Presented by University of Nebraska, South Dakota State University, Colorado State University, and University of Wyoming

Visit the sites in API's topic library ...


The topic sites in our library offer gateways to information on body condition scoring, beef cow efficiency, country-of-origin labeling, targeting the Certified Angus Beef® brand and more. Click here.


API event sites ...


Sign up for ...



Angus Productions Inc.
Copyright © 2009
Angus Productions Inc.

Selecting for Efficiency Improves Profitability, Sustainability

Seedstock producer creates sire alliance to evaluate cost and return of a bull’s contribution to the herd in a real-world setting.

by Troy Smith for Angus Productions Inc.


CASPER, Wyo. (Dec. 2, 2009) — Why is efficiency important to the beef industry? According to Missouri cattleman Nick Hammett, it’s because improvements to efficiency help cattlemen lower costs, increase returns or both. While speaking to producers gathered for the 2009 Range Beef Cow Symposium in Casper, Wyo., Hammett said, in short, efficiency improves profitability and sustainability.


Nick HammettProfitability-based selection indexes currently represent the gold standard by which multi-trait genetic progress is made, said Nick Hammett, Circle A Angus commercial marketing manager.Hammett is commercial marketing manager for Circle A Angus, which annually markets more than 400 bulls, 600 bred heifers, 50 registered females and 8,000 finished cattle. He explained how Circle A entered the purebred cattle industry, first concentrating on winning in the showring. Owner Dave Gust, a successful self-made businessman, soon shifted the operation’s focus to producing cattle that could help commercial producers improve their profitability.


“In 1996, he formulated the Angus Sire Alliance with the goal of measuring both the costs and returns of a sire’s progeny in a real-world, commercial setting to help guide mating and selection decisions based on actual profitability,” Hammett said.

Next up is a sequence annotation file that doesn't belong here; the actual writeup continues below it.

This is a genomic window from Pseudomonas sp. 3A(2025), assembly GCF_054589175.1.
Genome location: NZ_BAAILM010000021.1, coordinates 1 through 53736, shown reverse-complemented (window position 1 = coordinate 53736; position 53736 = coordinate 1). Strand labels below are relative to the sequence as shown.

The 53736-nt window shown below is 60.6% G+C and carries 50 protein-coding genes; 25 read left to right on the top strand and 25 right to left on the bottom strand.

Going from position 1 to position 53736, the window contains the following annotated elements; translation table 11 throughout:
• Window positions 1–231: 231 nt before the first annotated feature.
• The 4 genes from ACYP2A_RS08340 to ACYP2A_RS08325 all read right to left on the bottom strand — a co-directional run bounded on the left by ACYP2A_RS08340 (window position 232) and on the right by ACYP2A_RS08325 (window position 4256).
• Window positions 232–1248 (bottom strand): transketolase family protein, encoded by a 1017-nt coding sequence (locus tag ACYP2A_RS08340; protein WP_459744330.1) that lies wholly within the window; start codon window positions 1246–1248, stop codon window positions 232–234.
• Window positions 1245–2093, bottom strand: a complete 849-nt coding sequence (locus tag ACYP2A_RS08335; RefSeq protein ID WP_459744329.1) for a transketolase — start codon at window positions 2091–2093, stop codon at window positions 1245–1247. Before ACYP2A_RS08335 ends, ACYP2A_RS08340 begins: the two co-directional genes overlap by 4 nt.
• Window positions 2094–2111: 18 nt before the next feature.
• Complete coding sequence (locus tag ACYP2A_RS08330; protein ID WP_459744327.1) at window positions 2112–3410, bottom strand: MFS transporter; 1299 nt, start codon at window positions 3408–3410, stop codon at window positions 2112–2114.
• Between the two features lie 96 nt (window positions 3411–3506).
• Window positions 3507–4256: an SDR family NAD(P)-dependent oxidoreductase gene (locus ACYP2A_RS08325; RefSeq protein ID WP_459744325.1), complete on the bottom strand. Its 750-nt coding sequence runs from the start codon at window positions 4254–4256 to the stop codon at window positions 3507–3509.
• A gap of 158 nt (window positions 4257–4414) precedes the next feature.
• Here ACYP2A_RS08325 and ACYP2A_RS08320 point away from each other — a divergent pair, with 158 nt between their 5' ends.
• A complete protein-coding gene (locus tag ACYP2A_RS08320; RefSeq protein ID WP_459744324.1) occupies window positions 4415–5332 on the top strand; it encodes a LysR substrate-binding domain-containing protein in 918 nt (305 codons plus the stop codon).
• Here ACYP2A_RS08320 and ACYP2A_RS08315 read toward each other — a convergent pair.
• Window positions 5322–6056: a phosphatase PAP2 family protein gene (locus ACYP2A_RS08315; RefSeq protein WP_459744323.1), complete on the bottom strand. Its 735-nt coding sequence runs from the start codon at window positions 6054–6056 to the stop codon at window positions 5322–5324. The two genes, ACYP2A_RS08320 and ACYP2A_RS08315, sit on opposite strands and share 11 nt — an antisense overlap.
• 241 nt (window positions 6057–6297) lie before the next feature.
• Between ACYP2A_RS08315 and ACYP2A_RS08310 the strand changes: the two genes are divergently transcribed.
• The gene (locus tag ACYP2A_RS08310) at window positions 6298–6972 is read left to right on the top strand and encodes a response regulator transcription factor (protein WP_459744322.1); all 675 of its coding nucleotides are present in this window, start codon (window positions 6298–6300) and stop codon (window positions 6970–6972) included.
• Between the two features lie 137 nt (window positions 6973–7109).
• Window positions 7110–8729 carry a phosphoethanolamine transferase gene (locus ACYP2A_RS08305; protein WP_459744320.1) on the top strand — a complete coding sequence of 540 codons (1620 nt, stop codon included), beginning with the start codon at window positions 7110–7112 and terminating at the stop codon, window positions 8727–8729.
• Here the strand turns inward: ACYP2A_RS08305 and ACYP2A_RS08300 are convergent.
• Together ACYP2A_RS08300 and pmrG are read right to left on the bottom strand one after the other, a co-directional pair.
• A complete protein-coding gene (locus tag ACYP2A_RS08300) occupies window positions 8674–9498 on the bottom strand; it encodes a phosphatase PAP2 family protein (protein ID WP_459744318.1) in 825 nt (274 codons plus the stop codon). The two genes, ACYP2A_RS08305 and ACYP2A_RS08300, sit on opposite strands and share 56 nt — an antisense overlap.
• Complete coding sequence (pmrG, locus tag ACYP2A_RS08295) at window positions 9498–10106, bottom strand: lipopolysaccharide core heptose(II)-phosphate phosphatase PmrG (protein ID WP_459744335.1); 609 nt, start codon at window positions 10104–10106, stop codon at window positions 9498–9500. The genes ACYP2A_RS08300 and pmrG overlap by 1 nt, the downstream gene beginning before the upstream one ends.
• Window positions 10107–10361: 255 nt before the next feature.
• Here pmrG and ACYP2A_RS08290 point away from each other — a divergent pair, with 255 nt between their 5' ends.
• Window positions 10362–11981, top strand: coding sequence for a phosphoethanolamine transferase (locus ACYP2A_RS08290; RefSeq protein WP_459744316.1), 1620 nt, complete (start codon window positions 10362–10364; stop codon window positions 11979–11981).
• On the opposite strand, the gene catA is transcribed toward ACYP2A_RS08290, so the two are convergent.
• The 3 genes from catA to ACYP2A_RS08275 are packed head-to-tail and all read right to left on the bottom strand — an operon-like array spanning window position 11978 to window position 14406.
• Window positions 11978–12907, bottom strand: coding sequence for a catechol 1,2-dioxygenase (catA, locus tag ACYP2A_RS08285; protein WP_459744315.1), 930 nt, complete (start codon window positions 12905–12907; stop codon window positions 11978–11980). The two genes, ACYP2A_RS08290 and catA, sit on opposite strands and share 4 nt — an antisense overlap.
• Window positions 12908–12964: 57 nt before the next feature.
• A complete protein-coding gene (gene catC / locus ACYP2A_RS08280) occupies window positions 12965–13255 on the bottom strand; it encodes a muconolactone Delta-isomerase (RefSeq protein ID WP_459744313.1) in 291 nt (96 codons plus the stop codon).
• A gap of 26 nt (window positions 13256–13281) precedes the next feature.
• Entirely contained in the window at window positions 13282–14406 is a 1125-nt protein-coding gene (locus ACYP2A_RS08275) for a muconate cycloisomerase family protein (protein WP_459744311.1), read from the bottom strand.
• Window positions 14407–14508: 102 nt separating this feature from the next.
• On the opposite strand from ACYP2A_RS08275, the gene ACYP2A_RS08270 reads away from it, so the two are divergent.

With a membership including 51 like-minded Angus breeders, the Angus Sire Alliance collected feedlot and carcass data, becoming the largest contributor of carcass data to the American Angus Association. Missing, however, was any evaluation of production costs, a critical factor in measuring profitability.


Circle A constructed a research facility to test sire progeny for feed efficiency based on individual feed intake, Hammett shared. A partnership was formed with ABS Global to market semen from high-profitability sires. Ten to 12 sires are now tested annually utilizing a GrowSafe system capable of collecting individual feed intake measurements on 200 animals simultaneously. Expected progeny difference (EPD) values are calculated for birth weight, weaning weight, weaning weight maternal, postweaning average daily gain, marbling score, yield grade and dry-matter intake for inclusion in a profitability selection index.


After more than a decade of using progeny testing, EPDs and profitability indexing, genetic improvement for multiple traits is evident, Hammett said. By also using in-herd EPDs for heifer pregnancy and cow stayability, and calculating a maternal profit index as well as the terminal profit index, improvements have been made to the profitability of all facets of Circle A production.


“For us, the results of profitability indexing include increased fertility, allowing us to breed cows in lower body condition while maintaining pregnancy rates. We have improved feed efficiency and carcass traits, too — all simultaneously,” Hammett said.


Circle A has implemented a buy-back program through which it purchases cattle from bull-buying customers. Hammett said feed efficiency data enables Circle A to pay more for those cattle, guaranteeing sellers will receive prices equal to the top of the regional market plus a $25 premium because the cattle were sired by Circle A bulls.


According to Hammett, profitability-based selection indexes currently represent the gold standard by which multi-trait genetic progress is made. He advised producers to seek sources of genetics that are measuring and selecting for a variety of traits that directly affect the bottom line. 

Editor’s Note: API's coverage of the event is made available for distribution to all media via an agreement with the Range Beef Cow Symposium Committee and API. Headquartered in Saint Joseph, Mo., API publishes the Angus Journal, the Angus Beef Bulletin, the Angus Beef Bulletin EXTRA, and the Angus e-List, as well as providing online coverage of events and topics pertinent to cattlemen through the API Virtual Library. For questions about this site, or to notifiy us of broken links, click here.